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Comment Re:IPv6 shortcomings? (Score 4, Insightful) 595 595

It isn't (and never was) a question of capabilities. It is a question of cost. Most decision makers at every level from individuals on up to CEOs view IT (correctly BTW) as an expense, not a corporate treasure. The IP6v train left the station without the capabilities required to make eventual I{Pv4 replacement cheap and easy -- backward capability and NAT. Lots of people tried to point out that was a mistake. It was done anyway, and the same folks that didn't understand why it was a mistake still don't seem to understand why it was a mistake.

Compared to the average business or public organization, our home setup here is not very complex at all. But we still have about two dozen devices whose software would need to be upgraded in order to change from IPv4. to IPv6. And we'd probably have to buy some new kit because some of the routers and software probably have flawed IPv6 implementations -- if they have IPv6 at all. And, of course our ISP is IPv4. Assuming they can/will deign to talk to us using IPv6 it's a safe bet that "upgrading" would cost us more time and money.

And what do we get from all that? IFAICS all we get is the capability to expose all the digital devices in the house to external hackers. Why would we want to do that? Much less spend time and money to do that?

It'll most likely be a long, long time before IPv6 completely replaces IPv4.

Comment Re: .txt (Score 1) 200 200

Yes text handling for non-ascii characters can be surprisingly maddening to work with. (Wasn't UTF-8 supposed to fix that?). Problem is that wrapping txt in some more elaborate format like HTML often doesn't make the problem go away. With apologies to Jamie Zawinski It just means that now you have two problems.

Comment Re:.txt (Score 1) 200 200

Pretty much my thought. Use the simplest format that will do the job. It it's just prose, use txt. Does anyone seriously believe that One Day in the Life of Ivan Denisovitch is somehow enhanced by saving it as .doc or .pdf or .htm or god knows what else? If the text needs some bold and italics, use .txt with markdown. If it needs lots of markup, then something more elaborate -- preferably something with standards and a DTD or equivalent indicating what standard applies. If there are flat tables, use csv. Spreadsheets? Best use their native format (.ods, .xls, etc) I should think. Images and music? Not my area of expertise. I use jpeg and mp3 respectively for myself, but I wouldn't be at all surprised that there are better choices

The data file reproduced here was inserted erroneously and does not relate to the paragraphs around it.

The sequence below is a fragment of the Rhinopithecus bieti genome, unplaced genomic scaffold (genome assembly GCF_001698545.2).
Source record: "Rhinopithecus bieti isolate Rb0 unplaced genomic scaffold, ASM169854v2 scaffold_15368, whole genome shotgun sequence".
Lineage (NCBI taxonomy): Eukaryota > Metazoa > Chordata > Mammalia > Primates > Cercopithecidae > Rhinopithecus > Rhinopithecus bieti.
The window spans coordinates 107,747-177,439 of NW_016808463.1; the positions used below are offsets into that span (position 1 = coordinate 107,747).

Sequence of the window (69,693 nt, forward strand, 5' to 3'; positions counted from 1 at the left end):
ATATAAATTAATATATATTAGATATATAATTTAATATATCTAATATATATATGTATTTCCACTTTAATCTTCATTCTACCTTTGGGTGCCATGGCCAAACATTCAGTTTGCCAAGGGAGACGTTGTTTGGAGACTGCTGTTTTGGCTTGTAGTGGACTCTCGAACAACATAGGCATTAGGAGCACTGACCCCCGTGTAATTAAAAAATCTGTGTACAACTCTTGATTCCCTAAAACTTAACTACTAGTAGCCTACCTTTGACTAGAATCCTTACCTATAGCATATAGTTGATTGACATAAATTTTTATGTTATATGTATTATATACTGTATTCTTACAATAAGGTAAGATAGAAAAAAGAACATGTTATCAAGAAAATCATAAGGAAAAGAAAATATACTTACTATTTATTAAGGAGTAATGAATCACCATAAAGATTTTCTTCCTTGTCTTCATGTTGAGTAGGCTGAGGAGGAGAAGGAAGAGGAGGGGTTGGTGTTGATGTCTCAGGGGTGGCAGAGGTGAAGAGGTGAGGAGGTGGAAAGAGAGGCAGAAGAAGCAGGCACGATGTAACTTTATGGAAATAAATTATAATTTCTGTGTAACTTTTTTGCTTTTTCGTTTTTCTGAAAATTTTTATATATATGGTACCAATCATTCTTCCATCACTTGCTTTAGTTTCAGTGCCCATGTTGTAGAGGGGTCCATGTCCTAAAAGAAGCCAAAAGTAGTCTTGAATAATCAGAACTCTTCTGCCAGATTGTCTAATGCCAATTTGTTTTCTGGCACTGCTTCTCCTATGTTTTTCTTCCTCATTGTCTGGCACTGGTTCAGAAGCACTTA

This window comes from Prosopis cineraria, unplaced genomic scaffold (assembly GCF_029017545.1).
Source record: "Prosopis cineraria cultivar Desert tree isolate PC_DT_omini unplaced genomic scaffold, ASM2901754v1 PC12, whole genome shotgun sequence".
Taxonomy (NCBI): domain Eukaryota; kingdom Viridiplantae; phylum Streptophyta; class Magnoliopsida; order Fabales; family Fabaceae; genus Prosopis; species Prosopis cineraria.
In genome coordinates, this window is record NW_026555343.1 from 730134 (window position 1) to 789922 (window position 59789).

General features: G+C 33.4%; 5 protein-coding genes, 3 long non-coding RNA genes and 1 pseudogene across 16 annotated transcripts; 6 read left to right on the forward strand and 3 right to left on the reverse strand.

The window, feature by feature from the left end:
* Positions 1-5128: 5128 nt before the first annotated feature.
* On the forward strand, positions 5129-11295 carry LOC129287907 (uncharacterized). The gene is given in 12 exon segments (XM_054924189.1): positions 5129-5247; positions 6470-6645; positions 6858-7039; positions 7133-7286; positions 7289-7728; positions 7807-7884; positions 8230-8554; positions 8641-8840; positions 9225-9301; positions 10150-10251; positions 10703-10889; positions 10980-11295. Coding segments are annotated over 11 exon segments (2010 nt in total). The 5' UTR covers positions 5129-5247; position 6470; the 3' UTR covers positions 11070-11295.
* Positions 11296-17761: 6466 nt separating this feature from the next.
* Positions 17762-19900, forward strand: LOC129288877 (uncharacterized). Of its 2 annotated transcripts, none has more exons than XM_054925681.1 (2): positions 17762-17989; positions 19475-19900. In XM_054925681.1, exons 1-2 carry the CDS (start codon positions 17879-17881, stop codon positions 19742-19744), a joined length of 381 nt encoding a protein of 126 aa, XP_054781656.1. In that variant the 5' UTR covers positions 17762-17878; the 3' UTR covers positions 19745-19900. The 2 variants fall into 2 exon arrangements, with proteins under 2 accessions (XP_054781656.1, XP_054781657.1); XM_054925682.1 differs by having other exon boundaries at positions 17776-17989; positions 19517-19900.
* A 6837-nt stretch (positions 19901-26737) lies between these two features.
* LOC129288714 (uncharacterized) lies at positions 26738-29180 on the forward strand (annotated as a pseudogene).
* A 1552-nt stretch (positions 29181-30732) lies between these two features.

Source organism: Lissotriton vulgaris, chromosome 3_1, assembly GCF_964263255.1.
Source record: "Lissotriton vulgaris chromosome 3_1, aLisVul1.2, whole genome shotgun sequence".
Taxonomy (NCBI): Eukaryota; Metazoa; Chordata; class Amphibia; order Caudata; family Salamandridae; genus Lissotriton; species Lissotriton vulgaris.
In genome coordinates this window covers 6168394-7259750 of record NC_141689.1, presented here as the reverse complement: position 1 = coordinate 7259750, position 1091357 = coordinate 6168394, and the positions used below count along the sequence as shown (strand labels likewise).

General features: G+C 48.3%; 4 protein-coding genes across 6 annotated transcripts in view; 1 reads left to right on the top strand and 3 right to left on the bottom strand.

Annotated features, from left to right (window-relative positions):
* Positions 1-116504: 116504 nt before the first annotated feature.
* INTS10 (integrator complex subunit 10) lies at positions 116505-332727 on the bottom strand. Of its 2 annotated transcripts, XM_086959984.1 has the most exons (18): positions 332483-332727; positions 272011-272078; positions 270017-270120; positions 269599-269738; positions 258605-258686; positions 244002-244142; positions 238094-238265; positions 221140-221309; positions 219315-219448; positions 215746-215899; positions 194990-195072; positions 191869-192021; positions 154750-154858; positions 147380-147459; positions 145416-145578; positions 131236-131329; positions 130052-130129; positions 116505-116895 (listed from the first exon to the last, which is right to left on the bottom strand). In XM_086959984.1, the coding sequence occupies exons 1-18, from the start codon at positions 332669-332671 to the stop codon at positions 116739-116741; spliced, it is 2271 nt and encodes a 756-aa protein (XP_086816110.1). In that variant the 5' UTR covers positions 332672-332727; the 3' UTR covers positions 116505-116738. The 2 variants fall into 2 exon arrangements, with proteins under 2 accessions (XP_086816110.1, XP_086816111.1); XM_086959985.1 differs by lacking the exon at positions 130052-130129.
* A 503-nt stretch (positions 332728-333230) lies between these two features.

Comment To what purpose? (Score 1) 167 167

It the risk of coming across as being really dense, what are people gong to make in this here space or shop or whatever? If they are just going to modify some ill designed plastic stuff, then a couple of Dremels, a selection of bits, eye protection, and a vice may be all they need. If, OTOH, they are going to build a CubeSat http://en.wikipedia.org/wiki/C... They possibly need some sophisticated metal working stuff and some basic electronic test equipment..

I'd start off by surveying the potential users if you can find any and see what they want to do that they can't do, and aren't doing, in their dorm rooms right now. You might also survey the teaching staff and see if any of them will actually send users to the "space" to do stuff somehow connected with the college's perceived educational mission.

Comment Re:I wish there was an easy way to understand it (Score 1) 129 129

All in all, two thousands years ago, in Greece, people were arguing if the world rests on the backs of three elephants or three whales, and assumed that the world is flat.

Actually, I think the Greeks pretty much agreed that the Earth is a sphere with a radius of about 6000 km (Erosthenes-roughly 240BC) What they were arguing about is whether it or the sun is the center of the universe (Aristarchus of Samos-about the same time)

(Don't you just love it when some bozo comes along and knitpicks your rhetoric?)

Comment Re:Maybe so but... (Score 1) 171 171

Actually, the chances of winning a lawsuit are probably pretty good although a cynic might suspect that the lawyers will be the big winners. One thing though. If there are sufficient stresses built up for a magnitude 7 earthquake, doesn't that suggest that there will eventually be a 7.1 or 7.2 or greater quake when nature decides in her own inimitable way to relieve the accumulated stresses without human help?

Think about it.